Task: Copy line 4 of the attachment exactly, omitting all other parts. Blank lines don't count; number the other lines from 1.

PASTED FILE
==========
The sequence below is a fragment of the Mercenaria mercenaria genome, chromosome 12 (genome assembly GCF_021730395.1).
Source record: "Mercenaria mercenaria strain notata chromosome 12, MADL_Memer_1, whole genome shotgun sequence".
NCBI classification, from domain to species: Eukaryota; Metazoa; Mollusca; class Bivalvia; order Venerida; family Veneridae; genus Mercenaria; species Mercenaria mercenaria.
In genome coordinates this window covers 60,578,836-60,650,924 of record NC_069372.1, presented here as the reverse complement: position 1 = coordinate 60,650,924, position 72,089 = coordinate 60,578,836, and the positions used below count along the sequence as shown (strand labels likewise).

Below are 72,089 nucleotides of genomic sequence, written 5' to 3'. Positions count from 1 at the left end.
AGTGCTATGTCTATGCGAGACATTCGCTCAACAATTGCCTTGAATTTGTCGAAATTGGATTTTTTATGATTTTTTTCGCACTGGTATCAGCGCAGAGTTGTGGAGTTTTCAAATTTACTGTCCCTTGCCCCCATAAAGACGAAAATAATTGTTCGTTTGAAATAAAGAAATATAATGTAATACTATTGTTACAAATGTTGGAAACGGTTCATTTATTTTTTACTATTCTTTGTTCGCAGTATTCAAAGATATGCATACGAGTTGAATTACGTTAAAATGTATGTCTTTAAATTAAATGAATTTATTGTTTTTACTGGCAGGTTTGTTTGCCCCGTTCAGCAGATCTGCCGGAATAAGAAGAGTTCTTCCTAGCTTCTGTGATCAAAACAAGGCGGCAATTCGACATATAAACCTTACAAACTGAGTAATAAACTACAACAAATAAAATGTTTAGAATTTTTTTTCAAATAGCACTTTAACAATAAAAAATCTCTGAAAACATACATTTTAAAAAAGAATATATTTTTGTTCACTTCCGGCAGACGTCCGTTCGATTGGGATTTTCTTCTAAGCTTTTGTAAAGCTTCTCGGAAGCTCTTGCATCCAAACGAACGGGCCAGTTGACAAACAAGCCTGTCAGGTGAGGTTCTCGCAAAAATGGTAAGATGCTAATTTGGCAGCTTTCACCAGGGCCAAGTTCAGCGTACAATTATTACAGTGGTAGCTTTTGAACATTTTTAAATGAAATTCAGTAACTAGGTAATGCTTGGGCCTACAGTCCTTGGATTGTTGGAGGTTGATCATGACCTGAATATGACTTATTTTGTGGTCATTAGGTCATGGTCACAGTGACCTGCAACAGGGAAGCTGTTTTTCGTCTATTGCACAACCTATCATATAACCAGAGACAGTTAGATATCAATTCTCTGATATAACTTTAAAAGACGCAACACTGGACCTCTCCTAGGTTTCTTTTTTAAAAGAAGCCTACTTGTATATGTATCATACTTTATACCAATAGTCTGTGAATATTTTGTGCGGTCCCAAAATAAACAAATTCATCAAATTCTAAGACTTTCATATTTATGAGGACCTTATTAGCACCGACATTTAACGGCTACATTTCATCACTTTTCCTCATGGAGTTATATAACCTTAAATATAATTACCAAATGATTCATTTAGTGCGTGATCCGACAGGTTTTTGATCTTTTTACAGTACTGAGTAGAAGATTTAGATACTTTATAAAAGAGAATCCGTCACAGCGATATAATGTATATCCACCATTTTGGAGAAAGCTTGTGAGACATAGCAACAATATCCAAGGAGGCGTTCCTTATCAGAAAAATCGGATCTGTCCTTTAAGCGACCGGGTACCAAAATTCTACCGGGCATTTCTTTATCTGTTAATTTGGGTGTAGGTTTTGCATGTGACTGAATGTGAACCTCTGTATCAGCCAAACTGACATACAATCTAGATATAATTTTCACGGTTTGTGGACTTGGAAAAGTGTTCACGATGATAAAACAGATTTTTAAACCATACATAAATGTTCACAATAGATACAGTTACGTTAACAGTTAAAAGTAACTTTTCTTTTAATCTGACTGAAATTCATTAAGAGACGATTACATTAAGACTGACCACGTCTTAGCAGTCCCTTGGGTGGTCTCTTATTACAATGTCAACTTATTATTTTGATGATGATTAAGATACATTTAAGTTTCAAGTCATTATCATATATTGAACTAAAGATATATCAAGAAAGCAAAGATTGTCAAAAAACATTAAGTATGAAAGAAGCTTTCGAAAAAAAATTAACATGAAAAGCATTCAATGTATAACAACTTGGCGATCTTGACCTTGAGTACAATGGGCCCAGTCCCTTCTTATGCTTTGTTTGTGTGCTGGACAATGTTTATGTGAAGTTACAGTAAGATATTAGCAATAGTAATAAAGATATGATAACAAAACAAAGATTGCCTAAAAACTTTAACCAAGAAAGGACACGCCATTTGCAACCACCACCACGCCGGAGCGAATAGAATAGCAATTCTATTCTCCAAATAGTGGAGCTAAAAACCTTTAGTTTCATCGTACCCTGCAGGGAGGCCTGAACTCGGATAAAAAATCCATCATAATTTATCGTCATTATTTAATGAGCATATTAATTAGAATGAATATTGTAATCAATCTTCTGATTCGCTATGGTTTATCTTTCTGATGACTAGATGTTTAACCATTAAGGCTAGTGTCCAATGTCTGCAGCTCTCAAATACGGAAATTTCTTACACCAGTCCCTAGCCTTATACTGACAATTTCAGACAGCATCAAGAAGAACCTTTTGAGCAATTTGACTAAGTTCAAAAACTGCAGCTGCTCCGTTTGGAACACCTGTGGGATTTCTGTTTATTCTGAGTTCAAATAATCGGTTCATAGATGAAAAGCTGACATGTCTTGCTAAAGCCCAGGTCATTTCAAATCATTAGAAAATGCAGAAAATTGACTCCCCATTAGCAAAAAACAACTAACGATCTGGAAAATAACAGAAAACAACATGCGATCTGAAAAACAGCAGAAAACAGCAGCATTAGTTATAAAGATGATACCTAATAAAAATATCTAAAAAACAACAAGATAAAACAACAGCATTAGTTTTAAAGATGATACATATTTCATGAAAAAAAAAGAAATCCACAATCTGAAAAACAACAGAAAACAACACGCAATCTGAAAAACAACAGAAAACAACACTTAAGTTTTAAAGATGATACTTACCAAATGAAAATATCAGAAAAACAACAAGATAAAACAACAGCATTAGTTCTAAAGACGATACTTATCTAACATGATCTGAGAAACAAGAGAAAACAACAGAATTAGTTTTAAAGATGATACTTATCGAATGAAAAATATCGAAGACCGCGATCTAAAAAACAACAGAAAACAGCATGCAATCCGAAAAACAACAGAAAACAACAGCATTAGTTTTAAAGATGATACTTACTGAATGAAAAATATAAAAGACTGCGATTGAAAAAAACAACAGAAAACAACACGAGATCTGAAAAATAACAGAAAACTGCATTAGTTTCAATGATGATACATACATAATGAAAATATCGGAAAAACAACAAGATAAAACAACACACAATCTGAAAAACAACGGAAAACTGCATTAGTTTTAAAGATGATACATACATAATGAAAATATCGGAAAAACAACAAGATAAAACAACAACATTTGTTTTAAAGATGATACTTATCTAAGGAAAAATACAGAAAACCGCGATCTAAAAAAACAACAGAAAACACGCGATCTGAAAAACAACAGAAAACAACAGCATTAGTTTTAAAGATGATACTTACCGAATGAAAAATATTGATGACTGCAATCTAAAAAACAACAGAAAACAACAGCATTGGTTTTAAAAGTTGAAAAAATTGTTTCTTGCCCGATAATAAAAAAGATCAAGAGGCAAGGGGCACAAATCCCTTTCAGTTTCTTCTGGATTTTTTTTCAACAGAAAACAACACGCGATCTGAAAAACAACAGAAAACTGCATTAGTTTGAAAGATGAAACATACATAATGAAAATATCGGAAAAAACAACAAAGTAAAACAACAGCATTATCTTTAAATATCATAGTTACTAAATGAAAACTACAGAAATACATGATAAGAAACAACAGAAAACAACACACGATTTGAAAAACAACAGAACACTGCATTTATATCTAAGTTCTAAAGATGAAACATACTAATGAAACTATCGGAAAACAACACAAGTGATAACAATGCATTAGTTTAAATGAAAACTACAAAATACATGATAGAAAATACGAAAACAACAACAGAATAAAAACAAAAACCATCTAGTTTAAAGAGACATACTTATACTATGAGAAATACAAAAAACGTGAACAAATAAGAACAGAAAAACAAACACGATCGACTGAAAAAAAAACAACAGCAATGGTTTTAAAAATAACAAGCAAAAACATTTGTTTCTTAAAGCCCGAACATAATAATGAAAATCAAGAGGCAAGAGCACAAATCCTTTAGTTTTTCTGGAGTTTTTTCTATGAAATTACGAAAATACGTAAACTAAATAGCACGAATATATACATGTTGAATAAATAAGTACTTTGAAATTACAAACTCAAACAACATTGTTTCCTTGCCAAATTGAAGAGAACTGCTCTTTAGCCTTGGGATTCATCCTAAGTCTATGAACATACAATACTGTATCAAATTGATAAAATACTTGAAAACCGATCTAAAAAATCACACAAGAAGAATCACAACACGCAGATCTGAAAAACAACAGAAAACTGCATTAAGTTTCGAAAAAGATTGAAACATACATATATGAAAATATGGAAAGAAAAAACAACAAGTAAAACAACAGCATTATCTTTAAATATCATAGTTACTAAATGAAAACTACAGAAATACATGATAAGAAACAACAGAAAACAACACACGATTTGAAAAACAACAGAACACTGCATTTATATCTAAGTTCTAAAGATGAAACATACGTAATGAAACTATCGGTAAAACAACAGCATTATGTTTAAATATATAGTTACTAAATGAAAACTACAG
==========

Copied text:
In genome coordinates this window covers 60,578,836-60,650,924 of record NC_069372.1, presented here as the reverse complement: position 1 = coordinate 60,650,924, position 72,089 = coordinate 60,578,836, and the positions used below count along the sequence as shown (strand labels likewise).